Mazourek a few years
ago to develop a
squash that combined
the rich flavor of a
butternut with the
smooth, dry texture
of Japan’s kabocha
until he had crossbred
a promising new strain,
called Robin’s Koginut.
By Adele Peters
by Mauco Sosa
SWEETGREEN AND ROW 7
Sweetgreen and chef Dan
Barber are rethinking
organic from the ground up.
This fall, an ultra-
flavorful variety of squash
will begin appearing on
the menus of fast-casual
salad chain Sweetgreen.
Called Robin’s Koginut,
the round, bronze-colored vegetable was created by Row 7, a
seven-month-old seed company
cofounded by Blue Hill chef (and
farm-to-table champion) Dan Barber, Cornell University vegetable
breeder Michael Mazourek, and
seed producer Matthew Goldfarb.
The company selectively breeds
squash, beets, potatoes, and other
vegetables to prioritize flavor along
with yield, storability, and disease
resistance—making them easier to
grow organically. Row 7’s seed-to-table approach has earned it fans
among high-end chefs. But the
Sweetgreen partnership broadens
its reach, part of Barber’s ultimate
goal “to get this out of my kitchen
and into the food chain,” he says.
Here’s how he’s getting everyday
consumers to embrace his produce.
With Row 7’s
launch earlier this
saw an opportunity
to embrace “the next
level of transparency”
in food, says cofounder
and co-CEO Nicolas
Jammet. The chain
bought more than
100,000 seeds (with
an expected yield of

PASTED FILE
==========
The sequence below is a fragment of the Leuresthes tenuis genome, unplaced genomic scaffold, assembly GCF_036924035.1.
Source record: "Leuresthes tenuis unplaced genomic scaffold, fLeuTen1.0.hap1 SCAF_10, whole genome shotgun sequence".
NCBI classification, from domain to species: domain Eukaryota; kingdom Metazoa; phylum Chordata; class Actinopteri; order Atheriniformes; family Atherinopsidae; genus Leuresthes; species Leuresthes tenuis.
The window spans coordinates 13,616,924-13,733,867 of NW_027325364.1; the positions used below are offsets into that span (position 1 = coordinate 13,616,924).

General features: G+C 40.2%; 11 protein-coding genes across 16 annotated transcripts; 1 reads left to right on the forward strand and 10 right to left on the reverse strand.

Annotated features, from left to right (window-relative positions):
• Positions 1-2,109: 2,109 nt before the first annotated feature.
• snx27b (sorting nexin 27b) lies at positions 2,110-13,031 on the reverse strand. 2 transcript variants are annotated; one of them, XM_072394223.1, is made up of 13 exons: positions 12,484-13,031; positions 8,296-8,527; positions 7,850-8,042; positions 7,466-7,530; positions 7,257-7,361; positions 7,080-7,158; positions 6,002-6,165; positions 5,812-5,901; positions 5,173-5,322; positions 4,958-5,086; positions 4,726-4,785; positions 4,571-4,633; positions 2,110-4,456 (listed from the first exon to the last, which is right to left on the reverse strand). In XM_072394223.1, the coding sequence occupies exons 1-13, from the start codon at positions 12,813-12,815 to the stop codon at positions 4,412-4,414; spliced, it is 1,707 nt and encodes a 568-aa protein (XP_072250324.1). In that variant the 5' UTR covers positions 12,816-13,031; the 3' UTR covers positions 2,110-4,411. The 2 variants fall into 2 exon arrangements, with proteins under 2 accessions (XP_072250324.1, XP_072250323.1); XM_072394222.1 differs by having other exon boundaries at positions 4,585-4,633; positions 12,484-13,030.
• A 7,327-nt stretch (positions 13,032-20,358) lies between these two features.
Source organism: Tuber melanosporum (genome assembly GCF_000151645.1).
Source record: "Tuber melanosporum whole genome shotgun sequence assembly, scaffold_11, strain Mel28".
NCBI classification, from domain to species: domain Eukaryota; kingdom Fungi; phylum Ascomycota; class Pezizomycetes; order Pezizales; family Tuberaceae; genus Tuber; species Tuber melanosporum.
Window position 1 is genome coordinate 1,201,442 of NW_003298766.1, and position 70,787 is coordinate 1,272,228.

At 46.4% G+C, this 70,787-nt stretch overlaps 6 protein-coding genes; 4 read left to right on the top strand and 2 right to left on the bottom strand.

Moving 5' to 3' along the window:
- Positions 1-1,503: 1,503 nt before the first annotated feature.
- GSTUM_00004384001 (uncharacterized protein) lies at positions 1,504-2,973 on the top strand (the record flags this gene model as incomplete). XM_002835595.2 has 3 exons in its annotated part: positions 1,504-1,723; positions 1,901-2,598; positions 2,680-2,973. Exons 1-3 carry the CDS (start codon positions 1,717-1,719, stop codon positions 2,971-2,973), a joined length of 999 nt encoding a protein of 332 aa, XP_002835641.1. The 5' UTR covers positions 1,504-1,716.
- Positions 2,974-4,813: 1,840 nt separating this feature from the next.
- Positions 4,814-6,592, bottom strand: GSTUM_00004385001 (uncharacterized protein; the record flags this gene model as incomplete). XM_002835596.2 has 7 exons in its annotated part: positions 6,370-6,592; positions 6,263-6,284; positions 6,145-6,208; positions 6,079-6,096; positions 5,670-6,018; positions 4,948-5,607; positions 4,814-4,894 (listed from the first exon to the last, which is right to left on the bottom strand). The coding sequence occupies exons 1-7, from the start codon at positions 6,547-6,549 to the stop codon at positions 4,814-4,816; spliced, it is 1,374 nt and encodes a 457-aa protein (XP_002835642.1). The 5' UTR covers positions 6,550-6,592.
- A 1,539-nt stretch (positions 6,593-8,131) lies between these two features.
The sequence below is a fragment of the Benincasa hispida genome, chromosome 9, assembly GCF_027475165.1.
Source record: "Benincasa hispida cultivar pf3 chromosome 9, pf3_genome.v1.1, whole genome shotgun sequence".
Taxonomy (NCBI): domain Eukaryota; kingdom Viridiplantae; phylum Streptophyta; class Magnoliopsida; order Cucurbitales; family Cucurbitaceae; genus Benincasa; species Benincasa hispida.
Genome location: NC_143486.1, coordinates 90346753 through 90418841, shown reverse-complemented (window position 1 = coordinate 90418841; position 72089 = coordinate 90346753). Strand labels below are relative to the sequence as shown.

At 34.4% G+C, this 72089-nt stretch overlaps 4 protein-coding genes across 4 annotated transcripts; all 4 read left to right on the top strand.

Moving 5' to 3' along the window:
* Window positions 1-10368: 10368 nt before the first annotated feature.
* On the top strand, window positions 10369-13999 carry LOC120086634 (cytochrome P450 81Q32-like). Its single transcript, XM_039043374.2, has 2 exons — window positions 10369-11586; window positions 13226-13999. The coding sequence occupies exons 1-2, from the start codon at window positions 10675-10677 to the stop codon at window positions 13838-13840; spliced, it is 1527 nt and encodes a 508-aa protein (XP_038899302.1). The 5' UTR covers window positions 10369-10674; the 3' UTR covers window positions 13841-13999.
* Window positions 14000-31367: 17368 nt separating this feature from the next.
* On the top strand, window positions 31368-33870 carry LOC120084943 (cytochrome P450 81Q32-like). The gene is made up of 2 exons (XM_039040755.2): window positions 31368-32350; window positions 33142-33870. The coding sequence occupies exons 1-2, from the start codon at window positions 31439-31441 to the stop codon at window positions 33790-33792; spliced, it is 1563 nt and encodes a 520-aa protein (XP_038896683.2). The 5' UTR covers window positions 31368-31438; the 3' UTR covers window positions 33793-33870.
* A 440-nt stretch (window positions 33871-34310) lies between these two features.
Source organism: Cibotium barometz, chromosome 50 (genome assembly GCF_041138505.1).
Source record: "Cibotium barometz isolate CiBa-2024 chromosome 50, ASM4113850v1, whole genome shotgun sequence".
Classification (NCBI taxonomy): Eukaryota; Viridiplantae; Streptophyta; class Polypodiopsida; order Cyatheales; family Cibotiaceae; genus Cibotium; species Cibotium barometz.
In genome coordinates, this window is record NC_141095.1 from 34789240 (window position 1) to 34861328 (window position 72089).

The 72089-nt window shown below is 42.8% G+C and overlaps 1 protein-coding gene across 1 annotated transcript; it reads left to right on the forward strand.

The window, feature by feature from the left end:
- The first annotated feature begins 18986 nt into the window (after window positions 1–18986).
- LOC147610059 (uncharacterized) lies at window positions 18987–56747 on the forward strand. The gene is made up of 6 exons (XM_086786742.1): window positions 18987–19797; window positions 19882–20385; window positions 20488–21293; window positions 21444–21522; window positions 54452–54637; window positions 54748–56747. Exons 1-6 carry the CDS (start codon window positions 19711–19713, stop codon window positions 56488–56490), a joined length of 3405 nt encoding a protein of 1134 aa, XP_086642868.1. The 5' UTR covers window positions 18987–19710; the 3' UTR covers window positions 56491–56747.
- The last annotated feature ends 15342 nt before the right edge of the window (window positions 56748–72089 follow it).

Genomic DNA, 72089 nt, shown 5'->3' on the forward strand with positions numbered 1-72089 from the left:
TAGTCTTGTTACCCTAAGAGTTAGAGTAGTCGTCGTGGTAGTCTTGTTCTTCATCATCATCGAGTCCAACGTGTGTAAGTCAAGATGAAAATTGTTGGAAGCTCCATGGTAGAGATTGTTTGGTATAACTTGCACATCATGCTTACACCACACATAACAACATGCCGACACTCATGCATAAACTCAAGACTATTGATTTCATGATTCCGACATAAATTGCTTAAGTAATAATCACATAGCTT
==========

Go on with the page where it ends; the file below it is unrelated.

236,000 pounds), and
in May, worked with
its farmer network to
plant them on six farms
across the country,
offering Row 7 the
first large-scale test
of how the squash
performs in different
climates and soils.
Over the summer, Sweetgreen’s culinary
team began planning a dish to showcase the squash.
Barber recommended a simple preparation—
roasted with salt and pepper—to demonstrate
how good the squash tastes on its own. That’s
part of the company’s mission, he says: “to write
a recipe at the breeding level.”
Mazourek’s team planted and
harvested the squash, and began
testing it for flavor, nutrition, and
other factors, including resistance to
pests and shelf stability. The Koginut
excelled. Barber was also drawn to
its shape, which could double as a
serving bowl. The pair began sharing
the seeds with partner farmers.
A test kitchen at Sweetgreen’s
headquarters, in Culver City, California, will begin serving the Koginut
dish to customers in October, allowing the culinary team to make any
last-minute tweaks to the recipe.
In November, the dish will appear on
the menu at all of Sweetgreen’s
89 locations nationwide.